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Jackie Little: The Charity Collection

My Life As A Domestic Ogress

The Charity Collection


Scoop's Jackie Little ponders the absurdities of modern life.

I answered the door recently to find a genial elderly gent who was laboriously doorstepping the street attempting to recruit - well - people to laboriously doorstep the street.

He was after collectors for a forthcoming street appeal for a well known and worthy charity.

I had not done any tin waving since my youth and since I am always too skint these days to donate more than the odd Gold Coin to any cause other than the most urgent and horrific (Katrina, say) I thought this would be an ideal way of doing my bit and getting in some healthy exercise.

So on the appointed day, (a cold and blustery one of course) I donned my trusty jeans, a big woolly pully and warm but impractically heeled boots - first mistake!.

I carefully applied my official collector's sticker which promptly fell off as did the spare and set out to tread the mean streets of the Kapiti Coast. And boy did they turn out to be mean.

I had recently been enraged by the aggressive tactics of another well known charity , whose representative had me signing on the dotted line to a long term financial commitment I would be unable to honour before I was aware I had expressed more than a friendly interest. I had to back pedal in the most excruciating manner and I was not amused.

So I was determined to a friendly non threatening approach. A simple, polite request, and no prune mouthed expressions if people didn't want to cough up.

I tell you, it very quickly got very, very dispiriting.

As I teetered precariously up and down steep driveways and palatial flights of steps in the ridiculous boots, it quickly became clear that although NOONE wanted to declare frankly they weren't interested, most would go to any lengths to avoid giving.

The number of households who were devoid of any ready cash whatsoever was quite astonishing. And there were some pretty cunning tactics deployed, my favourite being the chap who donated four five cent coins - the ones that are now obsolete that is.

My mum later told me that she has on more than one occasion found foreign coins in her charitable collections.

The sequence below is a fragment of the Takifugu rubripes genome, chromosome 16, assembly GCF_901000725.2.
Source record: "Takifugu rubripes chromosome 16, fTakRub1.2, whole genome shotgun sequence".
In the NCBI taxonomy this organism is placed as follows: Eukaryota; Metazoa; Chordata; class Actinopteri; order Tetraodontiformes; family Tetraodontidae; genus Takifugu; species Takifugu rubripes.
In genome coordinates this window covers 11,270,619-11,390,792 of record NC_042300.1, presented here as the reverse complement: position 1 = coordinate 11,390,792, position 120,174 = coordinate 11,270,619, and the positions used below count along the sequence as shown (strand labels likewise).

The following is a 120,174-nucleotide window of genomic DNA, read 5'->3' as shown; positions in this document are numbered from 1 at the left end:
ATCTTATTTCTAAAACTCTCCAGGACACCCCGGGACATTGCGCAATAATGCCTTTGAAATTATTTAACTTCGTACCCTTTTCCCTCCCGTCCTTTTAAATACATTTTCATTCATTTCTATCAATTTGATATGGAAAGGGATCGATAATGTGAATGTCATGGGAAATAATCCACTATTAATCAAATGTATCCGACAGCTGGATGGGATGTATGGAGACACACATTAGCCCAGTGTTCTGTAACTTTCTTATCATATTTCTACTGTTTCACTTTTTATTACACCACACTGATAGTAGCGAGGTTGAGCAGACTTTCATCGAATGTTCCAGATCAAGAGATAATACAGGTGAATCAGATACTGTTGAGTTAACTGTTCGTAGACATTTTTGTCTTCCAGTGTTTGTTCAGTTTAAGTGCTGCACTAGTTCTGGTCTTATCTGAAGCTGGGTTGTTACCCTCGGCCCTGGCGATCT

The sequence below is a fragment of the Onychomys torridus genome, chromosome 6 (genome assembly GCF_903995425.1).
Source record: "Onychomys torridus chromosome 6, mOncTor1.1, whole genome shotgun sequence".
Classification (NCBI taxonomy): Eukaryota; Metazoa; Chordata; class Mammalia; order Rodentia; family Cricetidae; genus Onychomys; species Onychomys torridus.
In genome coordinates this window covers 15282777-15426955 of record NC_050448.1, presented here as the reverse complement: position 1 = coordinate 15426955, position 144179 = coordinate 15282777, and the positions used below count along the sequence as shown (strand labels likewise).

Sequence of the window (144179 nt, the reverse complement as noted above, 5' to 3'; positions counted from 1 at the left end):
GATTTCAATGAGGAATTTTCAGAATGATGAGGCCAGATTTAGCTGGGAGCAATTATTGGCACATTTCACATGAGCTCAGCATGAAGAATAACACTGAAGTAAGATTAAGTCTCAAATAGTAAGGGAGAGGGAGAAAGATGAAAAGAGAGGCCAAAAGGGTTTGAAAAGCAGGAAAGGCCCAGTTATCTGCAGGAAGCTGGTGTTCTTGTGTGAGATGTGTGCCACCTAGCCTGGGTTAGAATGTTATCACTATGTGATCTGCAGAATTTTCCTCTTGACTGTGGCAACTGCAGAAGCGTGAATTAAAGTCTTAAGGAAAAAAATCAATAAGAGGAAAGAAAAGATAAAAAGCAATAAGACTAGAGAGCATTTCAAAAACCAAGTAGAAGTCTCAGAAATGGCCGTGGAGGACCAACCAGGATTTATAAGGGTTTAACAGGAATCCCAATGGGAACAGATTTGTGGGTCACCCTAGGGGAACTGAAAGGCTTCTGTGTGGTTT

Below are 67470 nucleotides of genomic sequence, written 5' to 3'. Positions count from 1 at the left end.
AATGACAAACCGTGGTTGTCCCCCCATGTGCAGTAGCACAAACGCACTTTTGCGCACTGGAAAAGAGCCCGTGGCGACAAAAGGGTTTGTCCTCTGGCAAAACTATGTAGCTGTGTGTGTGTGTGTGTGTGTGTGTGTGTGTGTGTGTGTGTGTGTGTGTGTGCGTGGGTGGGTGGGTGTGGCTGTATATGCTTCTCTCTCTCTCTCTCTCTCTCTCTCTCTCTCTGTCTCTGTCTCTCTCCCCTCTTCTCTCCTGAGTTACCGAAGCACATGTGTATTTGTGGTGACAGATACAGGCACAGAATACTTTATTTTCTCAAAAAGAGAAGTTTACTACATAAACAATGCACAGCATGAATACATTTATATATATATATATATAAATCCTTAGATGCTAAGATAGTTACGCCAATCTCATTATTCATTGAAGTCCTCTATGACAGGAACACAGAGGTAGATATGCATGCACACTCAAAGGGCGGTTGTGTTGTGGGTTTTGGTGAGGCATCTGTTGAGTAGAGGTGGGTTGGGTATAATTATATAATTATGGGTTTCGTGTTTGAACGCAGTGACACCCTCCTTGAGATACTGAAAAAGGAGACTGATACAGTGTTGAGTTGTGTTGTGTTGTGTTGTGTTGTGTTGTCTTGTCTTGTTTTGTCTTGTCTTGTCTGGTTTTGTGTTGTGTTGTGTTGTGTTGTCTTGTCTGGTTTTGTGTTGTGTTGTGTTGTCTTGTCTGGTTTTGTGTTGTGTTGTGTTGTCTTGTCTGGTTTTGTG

One burly looking chap with a photo of a police line up on his hallway wall, demanded an official envelope, clocked my lack of sticker and seemed to have reservations over the veracity of the charity involved (It is a very well established international institution, I collected for it as a kid, 30 years ago.)

To give him his due, when I opened the envelope it contained 60 cents.

Women, being eternally prone to guilt, were predictably the most generous givers. Interestingly, the sole person to give a piece of the folding stuff was a full time working mum in the midst of a rowdy kids' party. I'm not sure why but I am sure there is significance in there somewhere..

I emphasise, I am not judging these people. I am fully aware that none of them asked for this ludicrously shod supplicant to knock on their doors and make demands on doubtless overstrained pockets but it was an interesting psychological exercise seeing the lengths they would undergo to avoid a simple, "no thanks".

Less interesting was the inevitable encounter with a psychotic Hound from Hell. Clearly not partial to busybody charity collectors other than as a tasty snack, he reared up over a fence snarling and foaming with the most terrifying ferocity and causing me to turn my heel nastily as I scrambled, whimpering, away.

Of course there were plenty of empty houses necessitating a return trip the next day, so all in all, it was perhaps two and a half hours work which reaped a princely $13.70

When I went to hand in my envelope to the charity rep', I apologised for the rather meagre sum and offered her a couple of my observations. She just laughed and seemed unsurprised.

They say a fool and his money are soon parted. This being the case I am beginning to suspect I may be residing in the midst of genius.

Just kidding, neighbours.

*************

Jackie Little is a Scoop staff reporter who has recently returned to the paid workforce.

© Scoop Media

 
 
 
 
 
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